I recently created a Sicily itinerary for a couple who wanted a gastronomic theme. Experiencing the food and wine in Sicily was the goal, so their trip included a cooking class, markets, and winery visits, and I put together a food checklist for them to make sure they didn’t miss out on any gastronomic goodness.
As in the rest of Italy, Sicilian food is very local and seasonal so if the market is overrun with, say, fiddlehead greens and they’re not on this list, order them anyway. If you saw a sheep farm up the road and lamb is on the menu but not on this list, order it anyway.
Sweets to try in Sicily
Sicily is known for its sweets so don’t skip this category, even if it’s just taking one bite.
Marzipan (marzapane). A paste made of almonds and sugar, then sculpted and colored to resemble other foods—often faux fruit, called frutta martorana.
Granita. Sweet shaved ice, perfect for an afternoon snack on a hot day.
Cassata. Hard to describe. A very pretty cake filled with sweetened ricotta and chocolate chips and topped with a colorful layer of marzipan.
Cannolo. Ricotta filling in a crisp fried pastry tube, this is a sweet you’re probably familiar with that hails from Sicily.
Setteveli cake. A chocolate and hazelnut seven-layer cake.
Brioche with ice cream (brioche con gelato). This is literally ice cream inside a sweet bun, like a sandwich.
Carbs to try in Sicily
Arancina or arancino (depending on where you are in Sicily). A ball of rice stuffed with ragù and peas and deep fried. These can be found all over Italy and make a great snack.
Couscous. This is used in Sicilian cooking because it was imported from northern Africa and the Middle East (along with chickpeas, raisins, and cinnamon), but you won’t find it used as much in the rest of Italy.
Pasta “alla Norma”. Made with eggplant and tomatoes and a little basil, with grated aged ricotta on top.
Cheeses to try in Sicily
Caciocavallo. This cheese is eaten around Italy but is from Sicily.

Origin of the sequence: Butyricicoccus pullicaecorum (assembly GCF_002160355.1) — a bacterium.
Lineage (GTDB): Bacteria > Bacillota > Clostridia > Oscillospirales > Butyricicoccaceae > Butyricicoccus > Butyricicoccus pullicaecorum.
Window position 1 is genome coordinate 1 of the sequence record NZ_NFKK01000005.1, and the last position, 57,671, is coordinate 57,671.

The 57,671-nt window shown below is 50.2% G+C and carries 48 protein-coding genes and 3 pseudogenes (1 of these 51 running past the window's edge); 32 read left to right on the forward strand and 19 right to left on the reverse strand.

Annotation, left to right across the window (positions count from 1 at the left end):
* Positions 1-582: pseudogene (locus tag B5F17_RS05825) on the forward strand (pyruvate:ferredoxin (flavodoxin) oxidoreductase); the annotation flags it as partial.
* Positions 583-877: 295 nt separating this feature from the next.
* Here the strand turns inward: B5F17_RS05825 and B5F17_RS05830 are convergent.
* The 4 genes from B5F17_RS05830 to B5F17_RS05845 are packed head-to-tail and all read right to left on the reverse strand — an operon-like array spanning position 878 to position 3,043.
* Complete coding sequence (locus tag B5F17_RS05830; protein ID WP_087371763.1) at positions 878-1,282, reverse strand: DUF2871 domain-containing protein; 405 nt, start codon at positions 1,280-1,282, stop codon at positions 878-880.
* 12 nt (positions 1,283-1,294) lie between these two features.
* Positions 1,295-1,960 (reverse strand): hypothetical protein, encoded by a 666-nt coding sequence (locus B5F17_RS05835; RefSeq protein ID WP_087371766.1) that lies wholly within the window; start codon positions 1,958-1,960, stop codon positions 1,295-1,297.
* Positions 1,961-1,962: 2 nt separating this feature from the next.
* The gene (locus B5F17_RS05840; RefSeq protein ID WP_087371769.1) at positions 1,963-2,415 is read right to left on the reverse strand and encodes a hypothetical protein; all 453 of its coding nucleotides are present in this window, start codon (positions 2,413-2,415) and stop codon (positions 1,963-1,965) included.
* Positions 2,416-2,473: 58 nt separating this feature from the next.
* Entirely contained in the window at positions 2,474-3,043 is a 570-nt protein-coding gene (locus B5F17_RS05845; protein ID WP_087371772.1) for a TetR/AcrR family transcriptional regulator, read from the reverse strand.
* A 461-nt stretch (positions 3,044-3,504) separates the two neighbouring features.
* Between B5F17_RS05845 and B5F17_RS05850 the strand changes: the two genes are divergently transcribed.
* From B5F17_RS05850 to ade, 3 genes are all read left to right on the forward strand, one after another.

Ricotta. You probably don’t want to eat spoonfuls of straight ricotta (though feel free), but look for it in desserts—like the famous cannoli—and sauces. It’s also found in different textures than you may be used to. Before I’d been to Sicily, I didn’t realize that ricotta could be aged and grated.
Fruits and vegetables to try in Sicily
First and foremost, look at what’s fresh at the market, and order that. Otherwise, look out for:
Olives. One of my favorite Sicilian salads is made of oranges, olives, and onions tossed with olive oil, salt, and pepper. Nothing else.
Hot peppers. (peperoncino)
Purple cauliflower. (cavolfiore).
Almonds (mandorle). Often used as a paste, so not recognizable, and in desserts.
Caponata. This is not an individual vegetable, but a dish made with eggplant, tomatoes, capers, and bell peppers.
Fish and seafood to try in Sicily
Fresh anchovies (alici). If you’ve only ever eaten anchovies from a tin, like you get on pizza, then you won’t even recognize these. They actually look like little (warning: whole) fish, and are not salty.
Swordfish (pesce spada)
Clams (vongole). A good one with pasta.
Street food to try in Sicily
Panelle. Deep-fried chickpea fritters. Don’t let the deep-fried part scare you – they are lighter than you’d think.
Arancina (see above)
Sfincione. Sicily’s take on pizza by the slice sold in thick, focaccia-like squares with various toppings. One of the most traditional is anchovies, local Ragusano cheese, and fried breadcrumbs.
Fritto misto. A paper cone of mixed, deep-fried fish and seafood that is lighter than you think.
Panino con la milza (U pani ca meusa). Found only in Palermo. Braised offal (sheep or veal spleen) topped with caciocavallo cheese and served in a bun.
Stigghiola. Another offal specialty for the bold. Sheep or goat intestine wrapped around a skewer or spring onion and grilled.
Wines to try in Sicily
Sicilian winemakers have been making headlines for the past few decades and we often include winery visits in Sicily itineraries. There are great winemakers in and around Mount Etna and also down in the Baroque South near Ragusa.
Look out for these locally produced Sicilian wines:
Nero D’Avola (red)
Pinot Bianco (white)
Moscato (dessert wine)
and of course, the famous Marsala
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